Mothers are hailed as queens in their households

The Filipino mom is a queen too. Stock photo

By Ludy Astraquillo Ongkeko, PhD

Tributes have been paid to Queen Elizabeth who left this terrestrial world at age 96, her demise marked by pomp, pageantry and lots of affection from people around the world.

And why shouldn’t it be. Her 70-year reign likely will never be matched by any monarch anywhere. It demonstrated her ability to adapt and modernize, to maintain “stability” alongside “continuity,” during her seven-decade reign.

In June 2022, Queen Elizabeth marked her platinum jubilee 17 months before the passing of her husband, Prince Philip. Two days before her death, she welcomed Britain’s new prime minister, Liz Truss, the 15th to head the British government during her long reign.  Till the end of her reign, Queen Elizabeth became highly revered for her devotion to duty, a model of leadership in what has been defined often enough as “a messy world.”

This writer is far from comparing herself to Queen Elizabeth although we are both nonagenarians in age. I’ve known many queens in my lifetime as well. I’m referring to the Filipino mothers who have families and run households like they were running their own little “monarchies.”

The Filipino woman has held her own wherever she finds herself in the world. She is usually the sole head of her household even as she finds herself in circumstances where she becomes widowed, separated or divorced. She is queen wherever there is family around her.

‘Mum’ Queen Elizabeth with Prince Charles and Princess Anne when they were children.

Her advice or opinion is sought in reference to any undertaking in her household. It could be answers to questions like “Should we buy a new car?” or “Where will Joey go to school?”  Architects and the househelp cannot move forward without the consent of the mother, the homemaker, the queen.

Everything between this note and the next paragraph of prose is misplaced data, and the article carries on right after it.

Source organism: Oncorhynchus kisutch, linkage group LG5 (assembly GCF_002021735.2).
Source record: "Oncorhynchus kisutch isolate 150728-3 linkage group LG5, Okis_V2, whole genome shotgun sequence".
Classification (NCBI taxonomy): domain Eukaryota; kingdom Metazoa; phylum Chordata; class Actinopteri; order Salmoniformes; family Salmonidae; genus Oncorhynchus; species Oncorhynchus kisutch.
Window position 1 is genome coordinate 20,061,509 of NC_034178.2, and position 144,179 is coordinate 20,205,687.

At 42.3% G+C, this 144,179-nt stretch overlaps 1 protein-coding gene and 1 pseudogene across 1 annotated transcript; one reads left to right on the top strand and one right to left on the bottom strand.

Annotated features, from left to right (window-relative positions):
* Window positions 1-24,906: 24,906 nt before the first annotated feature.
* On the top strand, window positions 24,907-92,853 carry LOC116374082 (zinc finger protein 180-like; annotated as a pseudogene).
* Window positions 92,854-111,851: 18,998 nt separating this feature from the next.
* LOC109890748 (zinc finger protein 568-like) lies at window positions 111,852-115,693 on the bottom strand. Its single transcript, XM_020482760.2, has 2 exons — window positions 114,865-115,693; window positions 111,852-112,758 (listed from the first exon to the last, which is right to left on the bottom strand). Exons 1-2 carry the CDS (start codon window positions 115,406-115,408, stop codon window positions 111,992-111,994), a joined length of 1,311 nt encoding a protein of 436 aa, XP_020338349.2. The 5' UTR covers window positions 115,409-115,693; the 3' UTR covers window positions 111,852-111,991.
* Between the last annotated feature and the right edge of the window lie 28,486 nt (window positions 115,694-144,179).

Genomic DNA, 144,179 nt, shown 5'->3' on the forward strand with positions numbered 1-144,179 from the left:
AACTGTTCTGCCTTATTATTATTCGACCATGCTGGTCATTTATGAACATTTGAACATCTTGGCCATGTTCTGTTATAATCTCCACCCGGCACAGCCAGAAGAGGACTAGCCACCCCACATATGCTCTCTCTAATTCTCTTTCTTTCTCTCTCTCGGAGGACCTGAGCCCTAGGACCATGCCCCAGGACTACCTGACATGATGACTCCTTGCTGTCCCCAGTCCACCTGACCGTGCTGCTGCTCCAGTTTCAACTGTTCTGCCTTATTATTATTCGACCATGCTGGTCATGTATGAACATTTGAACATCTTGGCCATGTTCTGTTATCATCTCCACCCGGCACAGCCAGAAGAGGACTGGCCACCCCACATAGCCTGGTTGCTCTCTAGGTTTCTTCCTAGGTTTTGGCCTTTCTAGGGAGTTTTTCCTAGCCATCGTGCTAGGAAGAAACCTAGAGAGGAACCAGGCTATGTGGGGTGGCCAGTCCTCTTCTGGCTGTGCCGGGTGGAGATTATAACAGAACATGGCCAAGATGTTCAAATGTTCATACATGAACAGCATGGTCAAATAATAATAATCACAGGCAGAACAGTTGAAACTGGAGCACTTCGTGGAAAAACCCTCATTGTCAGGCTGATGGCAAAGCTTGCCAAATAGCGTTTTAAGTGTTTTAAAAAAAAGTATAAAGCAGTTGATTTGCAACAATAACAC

When there are children of school age who depend on their mothers for daily guidance, they cannot clear the path through their fathers alone. Fathers usually defer to their wives for any family decision to carry weight: “Ask your mother.”

As children are wont to do, they let their mothers know their itineraries and schedules ahead of time to ensure there is no conflict and no opposition. As the virtual head of the family, the mother holds the key to an organized household or family event. She does have her own kingdom and everyone has to follow her rules if they do not want to be on her bad side or, shall we say, “royally pissed.”

Yes, the mother does reign supreme in many households.  Household helps’ salaries are part of her concerns as are duties expected of them.  Vacation schedules are handed down by the mother who is in firm control and makes sure she is running a tight ship.

Keeping track of their schoolchildren’s assignments is important to a Filipino mom.  It is she who reviews everything and makes sure they are done within the time allotted. No cramming school work inside the school bus or the family car on the way to school.

The bottom line: the mother is queen and her household is her royal domain. Everyone is expected to follow the rules. No changes can be made without going through her or seeking her approval.  Every member of the household is aware of her rules and the consequences for breaking them. 

© The FilAm 2022

Leave a Reply

%d bloggers like this: